I am totally sorry about not blogging. I have a ton of stuff to splash across the blogosphere, and a ton more stuff that I can't, but is really super important. I have to take care the stuff I can't put out to the public first right now, but I'm getting there. So I'll put out some stuff that is perfectly public-worthy.
First, the bad news. We had another major personnel shift at school- very suddenly, with no warning. We knew right away at home. Hence, roller-coaster city. Joey's anxiety has skyrocketed, and so he is barely holding it together, all the time. The smallest of upsets can put him over the edge.
When he came home from school yesterday, everything was in an uproar. Being early dismissal day, the schedule was, naturally, all screwed up. I had two edgy boys bouncing and screaming, so we gave up and went to the park to bounce and scream. It was working beautifully. The boys are especially fond of the section of the park with the new equipment. I will say up front this section of the park does have a sign stating that it is designed for the 5-and-under crowd. However, it is very typical to find kids of all ages on all the equipment, and my kids are very aware that they have to be extra gentle and extra careful in this section of the park when there are little kids about. Besides, they love to be in this section because the love to play with the little ones. The equipment is perfect for Joey's not-so-obvious mobility challenges, and the smaller kids are easier for him to play with. He also likes being the "big kid" to the little ones, and he likes how they are gentler (because they are younger). Andy also likes the little ones, and being the "big kid" leader in games. Both adore babies. They spend a good amount of time playing all over the park, including the "preschool zone." Hey, my kids still love Shaun the Sheep.
There were lots of younger ones out and about yesterday, and my boys were loving life. I was watching Joey closely as he was helping swing a baby and talking to a mom, when suddenly Andy comes running past me, with his crying face on. His smaller friend came after him. It took a few minutes for Andy to recover enough to come back from behind a large tree and talk to me.
"What happened, baby?" I asked, giving him a quick hug as he broke into tears again.
"That man said I can't play here!" he wailed, pointing. Sure enough, there was a dad, with a small boy, and a person I later realized was his wife, with a little girl. I encouraged Andy to go play with his friend, and the pair assiduously avoided the usually-favorite area in favor of running among the trees. All seemed fine, just a misunderstanding, no big deal. After all, there were several other children on the equipment in the 6-8 range, and nobody was being rough or unruly.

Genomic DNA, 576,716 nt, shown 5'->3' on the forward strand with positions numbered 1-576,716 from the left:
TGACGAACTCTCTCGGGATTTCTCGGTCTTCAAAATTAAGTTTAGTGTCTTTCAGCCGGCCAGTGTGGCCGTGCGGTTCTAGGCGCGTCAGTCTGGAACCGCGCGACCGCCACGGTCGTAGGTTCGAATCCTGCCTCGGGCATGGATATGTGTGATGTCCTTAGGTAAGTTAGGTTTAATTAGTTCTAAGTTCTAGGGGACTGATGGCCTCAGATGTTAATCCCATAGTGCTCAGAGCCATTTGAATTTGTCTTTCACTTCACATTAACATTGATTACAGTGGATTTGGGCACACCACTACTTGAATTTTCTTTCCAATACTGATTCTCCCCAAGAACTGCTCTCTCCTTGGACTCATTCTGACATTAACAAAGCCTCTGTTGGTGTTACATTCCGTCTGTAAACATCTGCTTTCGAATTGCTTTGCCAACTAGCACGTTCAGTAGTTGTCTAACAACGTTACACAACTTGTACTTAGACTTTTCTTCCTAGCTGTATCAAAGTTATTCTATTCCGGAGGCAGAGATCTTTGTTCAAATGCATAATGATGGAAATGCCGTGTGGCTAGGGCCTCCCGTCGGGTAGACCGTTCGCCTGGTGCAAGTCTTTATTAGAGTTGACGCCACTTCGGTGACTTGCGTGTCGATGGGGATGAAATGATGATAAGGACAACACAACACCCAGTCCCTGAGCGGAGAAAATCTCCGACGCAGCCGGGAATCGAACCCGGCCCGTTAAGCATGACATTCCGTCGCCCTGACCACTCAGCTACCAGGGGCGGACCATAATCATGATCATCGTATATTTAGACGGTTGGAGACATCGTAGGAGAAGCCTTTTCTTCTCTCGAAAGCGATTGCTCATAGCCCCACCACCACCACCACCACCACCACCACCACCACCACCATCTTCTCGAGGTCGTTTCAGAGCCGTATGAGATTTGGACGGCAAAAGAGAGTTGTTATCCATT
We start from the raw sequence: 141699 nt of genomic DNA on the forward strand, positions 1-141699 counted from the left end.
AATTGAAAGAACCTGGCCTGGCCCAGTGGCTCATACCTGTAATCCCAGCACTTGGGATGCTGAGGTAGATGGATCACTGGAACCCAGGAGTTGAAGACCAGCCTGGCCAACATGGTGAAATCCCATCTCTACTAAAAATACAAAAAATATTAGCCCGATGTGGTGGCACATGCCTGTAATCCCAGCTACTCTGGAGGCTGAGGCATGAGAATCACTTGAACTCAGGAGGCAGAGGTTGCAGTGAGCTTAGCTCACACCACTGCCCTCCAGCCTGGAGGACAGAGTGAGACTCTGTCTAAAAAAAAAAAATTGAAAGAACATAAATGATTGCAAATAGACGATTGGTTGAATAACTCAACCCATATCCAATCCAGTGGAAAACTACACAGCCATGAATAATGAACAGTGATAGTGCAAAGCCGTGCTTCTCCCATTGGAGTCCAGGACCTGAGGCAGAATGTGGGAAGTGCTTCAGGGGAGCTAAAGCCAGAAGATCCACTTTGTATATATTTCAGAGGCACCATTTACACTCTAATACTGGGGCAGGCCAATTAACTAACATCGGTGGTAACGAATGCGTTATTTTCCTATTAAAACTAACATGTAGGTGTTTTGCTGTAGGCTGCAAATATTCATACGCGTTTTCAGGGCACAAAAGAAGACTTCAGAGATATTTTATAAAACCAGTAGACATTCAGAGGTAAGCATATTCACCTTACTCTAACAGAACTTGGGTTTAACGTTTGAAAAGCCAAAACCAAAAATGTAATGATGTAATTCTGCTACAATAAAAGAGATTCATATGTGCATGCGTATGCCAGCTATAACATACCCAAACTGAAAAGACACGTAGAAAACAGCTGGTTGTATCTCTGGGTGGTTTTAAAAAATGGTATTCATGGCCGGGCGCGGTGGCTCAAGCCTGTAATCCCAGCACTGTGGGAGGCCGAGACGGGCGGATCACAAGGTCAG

But as I watched, Joey finished his conversation and headed for the equipment. Sure enough, the man stopped him and started speaking with him, and Joey bounced on his heels a little, a sign he was unhappy. I got up and headed for intervention. As I closed in, I heard the man say, "This area if for the babies! You're too big to be here! Go on!" Joey repeated back, "It's for babies!" in a tone I knew was bad news.
"Go on and play, Joey," I addressed Joey firmly as he turned to me, and emphasized my words with sign, Play.
"The babies don't like me," Joey frowned at me.
"It's OK, go play," I repeated, and repeated my sign.
"This area is for the under-fives! He can't play here!" the man shouted at me.
"Excuse me, sir," I replied firmly, "but this is a public park, and my children need this kind of equipment. Joey," I repeated my sign to Joey, "go ahead, sweetheart." Joey climbed up on the equipment, and the man threw his hands up, clear exasperated.
"What, is he retarded or something?"
No, I didn't deck him. Sorry.
"Sir, this is a public park, and using that word is very offensive." He huffed off instead of answering me, saying something to his wife that made her frown and pick up the little girl. I did not pursue the point. In this state, he could easily have a concealed weapon, and I had made my point clear. I watched from my usual seat as he gestured and I could hear he was still saying things. Whatever they were, the other families were now all glaring at him. Joey called something to him, trying to include the man in his game- something Joey often does when adults are about. The man ignored him. At some point in the proceedings, another father turned to the man and something. From the sudden desist of ranting, I assume it was something to the effect of "shut up."
I should note here that neither Joey nor Andy did anything to hurt their children, block the slides, push them, or anything else that might have been dangerous, intentional or otherwise. When the little ones wanted to get down the slide, Joey moved aside and let them go, cheering when they made it to the bottom, offering encouragement when they were at the top. Joey waved at the man's little boy, that's the only contact even attempted with these particular children.
The couple finally decided to scoop up their kids and go away. Neither glanced in my direction as they went out, which was just as well.
That is when the families started coming over to me.
"What jerk." "Are you OK?" "We sure love your boy, he's so sweet." "Is your other little guy OK? He looked upset." "What was that guy's problem?" Several were upset that he had referred to Joey as "retarded" in his stream of criticism of my parenting choices.
Sometimes when we run into people like that, I sometimes wonder if it's me. I won't say he didn't have a point. I will say there were more constructive ways of communicating it.
So we need a good Ryan break.